ElectroClassic EV
Classic Cars Reborn into the Electric Future

Battery Goodness

These Lithium Iron Phosphate (LiFePO4) batteries were ordered from Calib Power, which is the authorized US branch of CALB, the Chinese Aviation Lithium Battery Company. Shipping time from China is anywhere from 1 to 3 weeks from the date of order. Sitting above on a palette in Calib’s Pomona warehouse are the 36 cells that will live in the Porsche. Now they are mine, and I can stop lusting after them.


Calib Power has an enormous warehouse space, with large batches of batteries shipping all over the US through this facility. My measly little order is put in perspective by this shipment for a single client, for use in UPS backup power systems for cellular and radio transmitter towers.


I saved a couple hundred dollars in shipping by picking up the batteries myself, which was one of the reasons for purchasing them from CALB. Their warehouse is within an hour’s drive from my home if there are any problems. Another plus is CALB cells don’t swell up like most LiFePO4 prismatic batteries, which need to be strapped tightly together in modules of 3 or 4 to prevent expansion that can impact performance. Above we see Calib staffer Annmarie in her heels and dress, hoisting the batteries onto my truck with her forklift.


Calib also sells the terminal bolts and copper bus bars, which are commonly used to tie multiple cells together into battery banks for custom applications. I unexpectedly discovered that the distance between battery terminals is slightly longer when cells are arranged end-to-end rather than side-by-side. Because of the configuration of my pack, 23 of the connections needed the longer bus bars. Calib told me that a new order would take several weeks to ship from China, which led me to investigate alternatives. I’ll speak more to that in a later post.


All these go inside there. The crates were heavy and even with a dolly I could only handle one at a time. Each individual cell weighs 12.3 lbs, multiplied by 36 for a total pack weight of 444 lbs. It seems like a lot, but lithium batteries are a third the weight of common lead acid cells, which would have added nearly a ton to the car’s weight, and taken up twice the space. Speaking of weight, removing the 1.8 liter gas engine relieved the car of 277 lbs, and the full gas tank and 16.4 gallons of fuel removed approx 110 lbs, for a total reduction of 387 lbs.  So the weight of the above lithium cells only exceeds the combined weight of the gas engine and full tank by about 57 lbs. However, the weight of the AC50 motor, adapter, controller, charger, and battery racks should also be factored in. That final figure is posted HERE.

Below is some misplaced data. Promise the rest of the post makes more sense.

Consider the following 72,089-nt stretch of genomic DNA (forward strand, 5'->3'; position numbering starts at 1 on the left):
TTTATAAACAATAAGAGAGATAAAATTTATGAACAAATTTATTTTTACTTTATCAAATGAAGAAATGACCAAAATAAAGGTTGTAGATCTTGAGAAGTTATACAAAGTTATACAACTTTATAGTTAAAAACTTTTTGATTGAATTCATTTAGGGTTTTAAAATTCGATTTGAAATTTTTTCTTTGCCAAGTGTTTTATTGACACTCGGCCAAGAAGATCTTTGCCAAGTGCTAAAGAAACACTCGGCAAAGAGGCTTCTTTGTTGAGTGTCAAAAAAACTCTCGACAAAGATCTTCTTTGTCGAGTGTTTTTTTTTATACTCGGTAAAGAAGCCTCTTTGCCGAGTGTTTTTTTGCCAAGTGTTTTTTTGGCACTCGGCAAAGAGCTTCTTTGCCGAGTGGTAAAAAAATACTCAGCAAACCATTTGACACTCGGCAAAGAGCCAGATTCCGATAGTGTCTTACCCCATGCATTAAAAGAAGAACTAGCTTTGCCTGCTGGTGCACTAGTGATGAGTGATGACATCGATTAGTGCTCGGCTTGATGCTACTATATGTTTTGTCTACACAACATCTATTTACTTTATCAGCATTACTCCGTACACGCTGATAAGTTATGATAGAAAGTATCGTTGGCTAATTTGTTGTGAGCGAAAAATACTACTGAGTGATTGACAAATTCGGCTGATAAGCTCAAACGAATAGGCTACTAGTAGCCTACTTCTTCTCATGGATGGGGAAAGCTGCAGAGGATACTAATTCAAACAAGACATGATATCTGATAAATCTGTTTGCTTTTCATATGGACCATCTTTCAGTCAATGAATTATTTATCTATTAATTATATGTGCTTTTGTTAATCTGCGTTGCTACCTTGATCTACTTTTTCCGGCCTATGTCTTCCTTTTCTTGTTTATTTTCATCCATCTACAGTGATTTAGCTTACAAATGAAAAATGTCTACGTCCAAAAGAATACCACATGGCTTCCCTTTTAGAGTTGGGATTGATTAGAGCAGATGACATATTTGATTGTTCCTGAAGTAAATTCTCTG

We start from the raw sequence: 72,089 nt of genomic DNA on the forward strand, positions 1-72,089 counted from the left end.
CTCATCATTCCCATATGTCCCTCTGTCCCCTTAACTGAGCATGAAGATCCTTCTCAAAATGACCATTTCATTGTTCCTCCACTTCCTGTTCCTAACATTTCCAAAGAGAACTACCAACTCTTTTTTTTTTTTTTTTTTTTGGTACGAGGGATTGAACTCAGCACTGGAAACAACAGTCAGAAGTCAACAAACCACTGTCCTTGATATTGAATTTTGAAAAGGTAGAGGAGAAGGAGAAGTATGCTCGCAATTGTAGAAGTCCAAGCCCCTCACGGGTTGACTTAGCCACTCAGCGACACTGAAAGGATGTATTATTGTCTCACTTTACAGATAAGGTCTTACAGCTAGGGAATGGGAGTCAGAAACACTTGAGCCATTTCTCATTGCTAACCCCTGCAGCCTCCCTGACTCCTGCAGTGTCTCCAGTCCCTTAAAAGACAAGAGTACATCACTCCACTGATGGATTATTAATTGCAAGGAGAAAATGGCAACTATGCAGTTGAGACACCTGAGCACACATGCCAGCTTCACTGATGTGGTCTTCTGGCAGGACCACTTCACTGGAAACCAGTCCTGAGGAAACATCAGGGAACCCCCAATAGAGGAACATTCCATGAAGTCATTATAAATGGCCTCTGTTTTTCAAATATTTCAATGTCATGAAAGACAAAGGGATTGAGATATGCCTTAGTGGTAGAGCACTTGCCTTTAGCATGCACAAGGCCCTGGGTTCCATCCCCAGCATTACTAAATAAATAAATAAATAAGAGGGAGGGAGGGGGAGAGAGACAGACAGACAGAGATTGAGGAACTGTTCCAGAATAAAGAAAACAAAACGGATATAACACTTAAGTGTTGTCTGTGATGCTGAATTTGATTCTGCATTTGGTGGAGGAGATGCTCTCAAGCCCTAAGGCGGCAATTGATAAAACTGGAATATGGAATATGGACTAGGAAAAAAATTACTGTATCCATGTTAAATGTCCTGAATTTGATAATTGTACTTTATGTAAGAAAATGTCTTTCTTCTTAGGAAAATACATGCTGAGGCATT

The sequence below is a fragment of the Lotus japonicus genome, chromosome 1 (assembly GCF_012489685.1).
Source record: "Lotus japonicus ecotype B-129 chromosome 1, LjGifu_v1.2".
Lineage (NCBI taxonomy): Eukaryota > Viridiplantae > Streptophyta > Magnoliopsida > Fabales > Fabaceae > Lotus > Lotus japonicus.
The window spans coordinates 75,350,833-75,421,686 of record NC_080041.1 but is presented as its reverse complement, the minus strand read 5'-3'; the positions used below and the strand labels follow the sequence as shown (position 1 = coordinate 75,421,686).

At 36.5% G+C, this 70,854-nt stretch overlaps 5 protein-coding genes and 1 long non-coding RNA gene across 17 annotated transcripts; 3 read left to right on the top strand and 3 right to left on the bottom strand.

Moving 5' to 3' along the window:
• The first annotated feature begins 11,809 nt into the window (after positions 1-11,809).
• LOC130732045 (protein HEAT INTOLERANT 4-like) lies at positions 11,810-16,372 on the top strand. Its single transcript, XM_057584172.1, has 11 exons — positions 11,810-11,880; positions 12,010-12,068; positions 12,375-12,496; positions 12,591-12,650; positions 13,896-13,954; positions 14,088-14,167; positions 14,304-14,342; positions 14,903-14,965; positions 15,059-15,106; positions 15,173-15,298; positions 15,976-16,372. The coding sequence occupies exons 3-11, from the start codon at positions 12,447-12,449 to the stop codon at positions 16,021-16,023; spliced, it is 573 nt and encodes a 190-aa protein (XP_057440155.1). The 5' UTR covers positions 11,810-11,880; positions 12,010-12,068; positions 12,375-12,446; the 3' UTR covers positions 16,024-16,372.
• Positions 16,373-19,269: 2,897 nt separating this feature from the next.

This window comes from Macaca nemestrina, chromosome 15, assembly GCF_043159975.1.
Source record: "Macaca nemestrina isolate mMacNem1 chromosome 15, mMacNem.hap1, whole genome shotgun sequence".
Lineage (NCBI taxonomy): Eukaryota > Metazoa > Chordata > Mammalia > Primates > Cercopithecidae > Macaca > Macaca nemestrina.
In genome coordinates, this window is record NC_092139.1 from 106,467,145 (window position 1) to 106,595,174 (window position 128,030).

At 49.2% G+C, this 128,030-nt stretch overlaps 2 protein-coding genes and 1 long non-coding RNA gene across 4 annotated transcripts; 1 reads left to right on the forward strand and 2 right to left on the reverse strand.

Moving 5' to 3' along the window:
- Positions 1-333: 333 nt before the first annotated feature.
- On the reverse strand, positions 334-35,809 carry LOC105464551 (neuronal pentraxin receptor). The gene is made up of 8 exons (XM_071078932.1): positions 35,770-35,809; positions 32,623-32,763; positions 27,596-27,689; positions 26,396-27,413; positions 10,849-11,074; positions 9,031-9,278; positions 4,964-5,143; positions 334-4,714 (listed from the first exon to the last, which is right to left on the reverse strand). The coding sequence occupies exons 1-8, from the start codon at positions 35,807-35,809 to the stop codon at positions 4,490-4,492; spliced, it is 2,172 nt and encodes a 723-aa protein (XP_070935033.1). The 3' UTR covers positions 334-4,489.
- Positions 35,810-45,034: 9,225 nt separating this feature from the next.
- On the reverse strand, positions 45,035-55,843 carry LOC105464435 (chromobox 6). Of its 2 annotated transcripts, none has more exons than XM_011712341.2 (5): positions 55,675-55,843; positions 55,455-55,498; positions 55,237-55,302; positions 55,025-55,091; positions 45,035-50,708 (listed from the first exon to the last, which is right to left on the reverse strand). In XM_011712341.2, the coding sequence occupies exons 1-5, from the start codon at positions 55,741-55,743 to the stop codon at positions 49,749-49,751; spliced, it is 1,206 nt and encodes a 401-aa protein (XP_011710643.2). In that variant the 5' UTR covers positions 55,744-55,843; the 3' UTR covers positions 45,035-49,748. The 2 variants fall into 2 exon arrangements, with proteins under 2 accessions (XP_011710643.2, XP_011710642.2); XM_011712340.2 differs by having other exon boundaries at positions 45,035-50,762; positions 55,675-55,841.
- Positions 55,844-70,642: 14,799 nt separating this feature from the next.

Checking the cells with a multimeter is a way to confirm they are healthy and holding a charge. I expected a plus or minus variation of at least a tenth of a volt, but the meter showed them all perfectly holding their factory charge at 3.31 volts DC. This erased any lingering fear of a bad cell in the batch, and reflects well on quality control in the CALB Chinese lithium battery plant.


Despite all of the cells reflecting the same voltage, I still checked with CALB about balancing the battery pack before administering their first real-world charge. Balancing is essentially distributing the overall charge evenly, so any cell that is initially over or undercharged has the opportunity to adjust to the average pack charge. The simplest technique involves wiring all of the positive cell terminals together, and separately wiring all of the negative terminals together for a couple days. This lets all cells normalize to an average pack voltage, sort of like tilting an ice cube tray to evenly distribute the water. Charge balancing makes utmost sense if the plan is to run the pack naked, but CALB asserted any benefit is irrelevant if a battery management system (BMS) will be used, like mine. However, an individual cell with a high state-of-charge (SOC) could still shut down the charger prior to the rest of the pack being fully charged. Furthermore, even though all my cells already show an identical voltage, it doesn’t mean they all share the same SOC.

Pack balancing can become quite technical if individual cells are discovered to have widely varying charges. This procedure published by CleanElectricAuto describes how to diagnose and remedy such an imbalance with an installed BMS. Even though I’ve barely unpacked my batteries and I’m hardly to that stage yet, a little voice kept telling me to gang them all together so they can achieve electrochemical group mind. These cells are a litter of puppies that need to commune for a while, prior to being connected in series like a dogsled team and run for years, completing their life cycle when that same little voice shepherds them off to doggy heaven. It’s pure science.



One Response to “Battery Goodness”

  1. […] Connecting all cells in parallel is called static balancing, but there are also dynamic methods, such as bottom balancing. This involves discharging all cells to the same floor level, so they begin their next charge cycle equally at the bottom of their capacity. Top balancing requires bringing all cells to their maximum level, so they start their next discharge cycle equally at their fullest capacity. CleanPowerAuto recommends top balancing as the only method to use with their MiniBMS. […]

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